I recently spent two weeks travelling around the stunning island of Tasmania. If you haven’t been you must! Highlights for me are definitely the seaside town of Stanley, the fruit farm cafes, the lavender farm outside Launceston, Cradle Mountain, Bruny Island, Hobart and let’s just say the whole place really.
One of the things on my to do list other than canyoning and ziplining (I love adrenaline), I couldn’t wait to see the wildlife. I saw echidnas cross highways, pademelons bound out of bushes, wombats and their babies feeding in the open. As I live in suburban, south east Queensland this is not a usual sight for me. It was great to see Aussie animals in the open and wild just roaming around. I spotted seals and dolphins at Bruny Island and watched fairy penguins return from the ocean to their burrows at night time in Bicheno. But I had to go to Platypus House to see this elusive animal.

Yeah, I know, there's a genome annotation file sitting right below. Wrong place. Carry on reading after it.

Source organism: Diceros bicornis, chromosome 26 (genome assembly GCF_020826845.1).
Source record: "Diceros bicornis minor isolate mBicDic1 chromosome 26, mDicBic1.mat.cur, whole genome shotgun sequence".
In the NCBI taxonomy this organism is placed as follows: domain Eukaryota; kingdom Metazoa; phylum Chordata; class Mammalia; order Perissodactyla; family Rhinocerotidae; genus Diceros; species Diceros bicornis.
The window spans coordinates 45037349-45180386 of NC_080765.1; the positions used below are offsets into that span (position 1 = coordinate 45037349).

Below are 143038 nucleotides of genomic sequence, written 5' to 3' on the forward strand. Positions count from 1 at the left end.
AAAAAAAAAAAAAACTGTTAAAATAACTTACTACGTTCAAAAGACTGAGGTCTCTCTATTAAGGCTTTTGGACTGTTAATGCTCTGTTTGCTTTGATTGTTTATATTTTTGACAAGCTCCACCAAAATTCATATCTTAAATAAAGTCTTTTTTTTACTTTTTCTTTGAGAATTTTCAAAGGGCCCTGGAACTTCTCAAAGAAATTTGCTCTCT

High on my list though was seeing the Tasmanian Devil. Why? Well, other than it having Tasmania in its name, the devil is a main character in a children’s book manuscript I’ve been working on. I’ve done a lot of research online and wanted to see it in person.
I visited Devils@Cradle to learn about this mysterious creature for a night-time feeding session. Getting there at twilight, I was able to watch the devils run around. They made tracks around their pen, similar to dog paths in your backyard. I also heard their piercing devil cry. I saw two devils tackle each other, which made me jump with fright.
When it became dark, I heard about the plight of the devils as an endangered species. The main issue is devils are dying from Devil Facial Tumour Disease, an aggressive cancer that has spread rapidly throughout the population and drastically killed off many of them. As devils are now only found in Tasmania, the animals all have a close genetic pool and don’t have a strong resistance or immune system to fight the disease. To combat this, sanctuaries like Devils@Cradle are sending devils to other sanctuaries for breeding to expand the genetic pool of the species.